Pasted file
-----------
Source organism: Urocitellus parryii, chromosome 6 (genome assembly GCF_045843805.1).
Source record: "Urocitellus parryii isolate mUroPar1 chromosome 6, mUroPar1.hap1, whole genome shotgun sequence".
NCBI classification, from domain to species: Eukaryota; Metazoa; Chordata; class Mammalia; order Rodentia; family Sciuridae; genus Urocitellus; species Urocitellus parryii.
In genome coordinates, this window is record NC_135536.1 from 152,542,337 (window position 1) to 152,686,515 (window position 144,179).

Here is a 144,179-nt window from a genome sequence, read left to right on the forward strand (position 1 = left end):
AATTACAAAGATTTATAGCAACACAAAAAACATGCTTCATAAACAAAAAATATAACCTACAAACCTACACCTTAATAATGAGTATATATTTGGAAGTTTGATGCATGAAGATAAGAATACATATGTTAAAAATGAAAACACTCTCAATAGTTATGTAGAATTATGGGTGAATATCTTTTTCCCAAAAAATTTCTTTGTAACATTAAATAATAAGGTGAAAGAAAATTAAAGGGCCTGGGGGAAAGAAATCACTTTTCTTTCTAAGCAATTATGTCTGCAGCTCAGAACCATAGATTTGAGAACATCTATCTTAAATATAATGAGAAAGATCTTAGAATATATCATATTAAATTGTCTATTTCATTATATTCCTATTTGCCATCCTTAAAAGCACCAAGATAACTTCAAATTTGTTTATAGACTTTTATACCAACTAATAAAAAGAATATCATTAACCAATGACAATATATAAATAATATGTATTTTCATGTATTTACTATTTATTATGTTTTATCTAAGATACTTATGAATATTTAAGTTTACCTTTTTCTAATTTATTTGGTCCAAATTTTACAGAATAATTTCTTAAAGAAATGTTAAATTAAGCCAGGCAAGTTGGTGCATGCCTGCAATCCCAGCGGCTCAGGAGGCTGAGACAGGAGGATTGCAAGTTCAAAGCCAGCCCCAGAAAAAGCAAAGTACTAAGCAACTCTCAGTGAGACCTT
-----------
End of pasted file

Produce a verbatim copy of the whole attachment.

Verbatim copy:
Source organism: Urocitellus parryii, chromosome 6 (genome assembly GCF_045843805.1).
Source record: "Urocitellus parryii isolate mUroPar1 chromosome 6, mUroPar1.hap1, whole genome shotgun sequence".
NCBI classification, from domain to species: Eukaryota; Metazoa; Chordata; class Mammalia; order Rodentia; family Sciuridae; genus Urocitellus; species Urocitellus parryii.
In genome coordinates, this window is record NC_135536.1 from 152,542,337 (window position 1) to 152,686,515 (window position 144,179).

Here is a 144,179-nt window from a genome sequence, read left to right on the forward strand (position 1 = left end):
AATTACAAAGATTTATAGCAACACAAAAAACATGCTTCATAAACAAAAAATATAACCTACAAACCTACACCTTAATAATGAGTATATATTTGGAAGTTTGATGCATGAAGATAAGAATACATATGTTAAAAATGAAAACACTCTCAATAGTTATGTAGAATTATGGGTGAATATCTTTTTCCCAAAAAATTTCTTTGTAACATTAAATAATAAGGTGAAAGAAAATTAAAGGGCCTGGGGGAAAGAAATCACTTTTCTTTCTAAGCAATTATGTCTGCAGCTCAGAACCATAGATTTGAGAACATCTATCTTAAATATAATGAGAAAGATCTTAGAATATATCATATTAAATTGTCTATTTCATTATATTCCTATTTGCCATCCTTAAAAGCACCAAGATAACTTCAAATTTGTTTATAGACTTTTATACCAACTAATAAAAAGAATATCATTAACCAATGACAATATATAAATAATATGTATTTTCATGTATTTACTATTTATTATGTTTTATCTAAGATACTTATGAATATTTAAGTTTACCTTTTTCTAATTTATTTGGTCCAAATTTTACAGAATAATTTCTTAAAGAAATGTTAAATTAAGCCAGGCAAGTTGGTGCATGCCTGCAATCCCAGCGGCTCAGGAGGCTGAGACAGGAGGATTGCAAGTTCAAAGCCAGCCCCAGAAAAAGCAAAGTACTAAGCAACTCTCAGTGAGACCTT